January reached 613 percent over January 2005.

What angers the general public is that the power cuts are not planned. In
the past, ZESA used the national newspapers to announce the schedule for
when different areas would be without power.

But now it has stopped making predictions, so people have no way of making
According to Gata, this is because the company is itself unable to do
forward planning. "These power cuts are not part of planned load shedding by
ZESA. With planned load shedding, we always advised our valued customers of
the days, dates and times when it was in operation," he said. "The
[new-style] power cuts are due to factors far beyond the power utility's

The blackouts plunge many parts of the country into darkness at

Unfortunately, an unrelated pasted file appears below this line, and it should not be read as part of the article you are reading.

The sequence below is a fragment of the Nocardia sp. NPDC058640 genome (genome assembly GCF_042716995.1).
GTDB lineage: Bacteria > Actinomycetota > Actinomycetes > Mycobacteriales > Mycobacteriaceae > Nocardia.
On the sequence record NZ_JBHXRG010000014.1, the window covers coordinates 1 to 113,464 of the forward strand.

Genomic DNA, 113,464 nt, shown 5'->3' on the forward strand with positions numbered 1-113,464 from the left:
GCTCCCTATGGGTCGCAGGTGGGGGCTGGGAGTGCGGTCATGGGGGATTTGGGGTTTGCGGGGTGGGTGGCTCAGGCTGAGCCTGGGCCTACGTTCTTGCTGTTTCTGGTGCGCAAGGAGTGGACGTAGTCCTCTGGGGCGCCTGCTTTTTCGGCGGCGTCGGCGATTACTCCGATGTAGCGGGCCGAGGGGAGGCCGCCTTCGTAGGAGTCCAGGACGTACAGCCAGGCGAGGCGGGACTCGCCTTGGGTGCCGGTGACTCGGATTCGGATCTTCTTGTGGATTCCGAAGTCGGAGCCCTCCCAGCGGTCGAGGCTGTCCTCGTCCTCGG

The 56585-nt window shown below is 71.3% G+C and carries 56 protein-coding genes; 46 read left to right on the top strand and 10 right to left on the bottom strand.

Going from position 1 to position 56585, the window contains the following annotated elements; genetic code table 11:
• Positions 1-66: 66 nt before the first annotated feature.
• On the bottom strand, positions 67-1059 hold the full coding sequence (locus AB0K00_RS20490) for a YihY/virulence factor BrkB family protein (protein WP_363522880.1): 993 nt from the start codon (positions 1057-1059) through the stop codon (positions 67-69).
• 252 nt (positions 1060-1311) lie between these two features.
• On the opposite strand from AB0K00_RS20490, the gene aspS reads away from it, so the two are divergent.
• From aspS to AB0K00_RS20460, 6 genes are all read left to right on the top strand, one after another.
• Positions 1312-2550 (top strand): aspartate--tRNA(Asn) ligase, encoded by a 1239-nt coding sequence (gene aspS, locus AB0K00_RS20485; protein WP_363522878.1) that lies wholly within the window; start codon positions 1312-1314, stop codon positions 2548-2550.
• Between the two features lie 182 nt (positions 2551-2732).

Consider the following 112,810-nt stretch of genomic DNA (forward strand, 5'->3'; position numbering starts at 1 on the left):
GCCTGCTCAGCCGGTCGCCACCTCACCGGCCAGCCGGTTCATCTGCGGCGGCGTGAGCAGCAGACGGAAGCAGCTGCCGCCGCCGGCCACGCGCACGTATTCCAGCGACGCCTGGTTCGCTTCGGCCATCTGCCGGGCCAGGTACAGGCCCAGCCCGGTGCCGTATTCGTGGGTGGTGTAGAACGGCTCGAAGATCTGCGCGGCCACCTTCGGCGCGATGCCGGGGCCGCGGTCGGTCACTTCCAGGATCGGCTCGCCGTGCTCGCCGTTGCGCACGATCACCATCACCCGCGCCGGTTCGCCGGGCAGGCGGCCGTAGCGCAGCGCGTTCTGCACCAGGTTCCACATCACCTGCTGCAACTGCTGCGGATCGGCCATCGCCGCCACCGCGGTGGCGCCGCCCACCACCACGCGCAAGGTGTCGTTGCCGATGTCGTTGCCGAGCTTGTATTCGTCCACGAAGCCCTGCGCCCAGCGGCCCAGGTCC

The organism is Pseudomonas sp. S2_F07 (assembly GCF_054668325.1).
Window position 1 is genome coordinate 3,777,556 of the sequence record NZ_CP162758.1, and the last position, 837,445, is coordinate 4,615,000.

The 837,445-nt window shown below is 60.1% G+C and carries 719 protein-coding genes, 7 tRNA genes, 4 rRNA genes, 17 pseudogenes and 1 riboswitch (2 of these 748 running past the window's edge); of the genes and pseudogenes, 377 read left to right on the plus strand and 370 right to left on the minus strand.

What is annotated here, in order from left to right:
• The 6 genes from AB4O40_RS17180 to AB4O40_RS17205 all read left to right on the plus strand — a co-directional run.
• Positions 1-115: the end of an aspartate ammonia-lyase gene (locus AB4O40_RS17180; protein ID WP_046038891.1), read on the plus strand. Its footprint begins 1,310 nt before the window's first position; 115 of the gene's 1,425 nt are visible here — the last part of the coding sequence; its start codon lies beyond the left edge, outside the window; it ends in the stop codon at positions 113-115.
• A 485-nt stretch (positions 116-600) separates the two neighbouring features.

unpredictable times. Industry is the worst-hit sector, because some plants
have no standby generators. Domestic users find themselves unable to cook,
while perishables rot in their fridges.

Precious Shumba, spokesman for the Combined Harare Residents Association,
said it is scandalous that the public is left to guess when the power might
be cut next. "ZESA is taking residents for granted," he said. "Electricity
just goes out at any time of day. It makes it difficult for people to plan
their daily schedules."

There seems to be no end in sight. The long-term solution for Zimbabwe would
be to build more power stations while ensuring that existing ones have the
resources to keep running. Zimbabwe's power industry is mulling a 20 year
development plan worth more than US$3.5 billion that would see the Hwange
coal-fired plant upgraded with two more units, the Kariba hydroelectric
station expanded, and a new methane powered unit built in Matabeleland.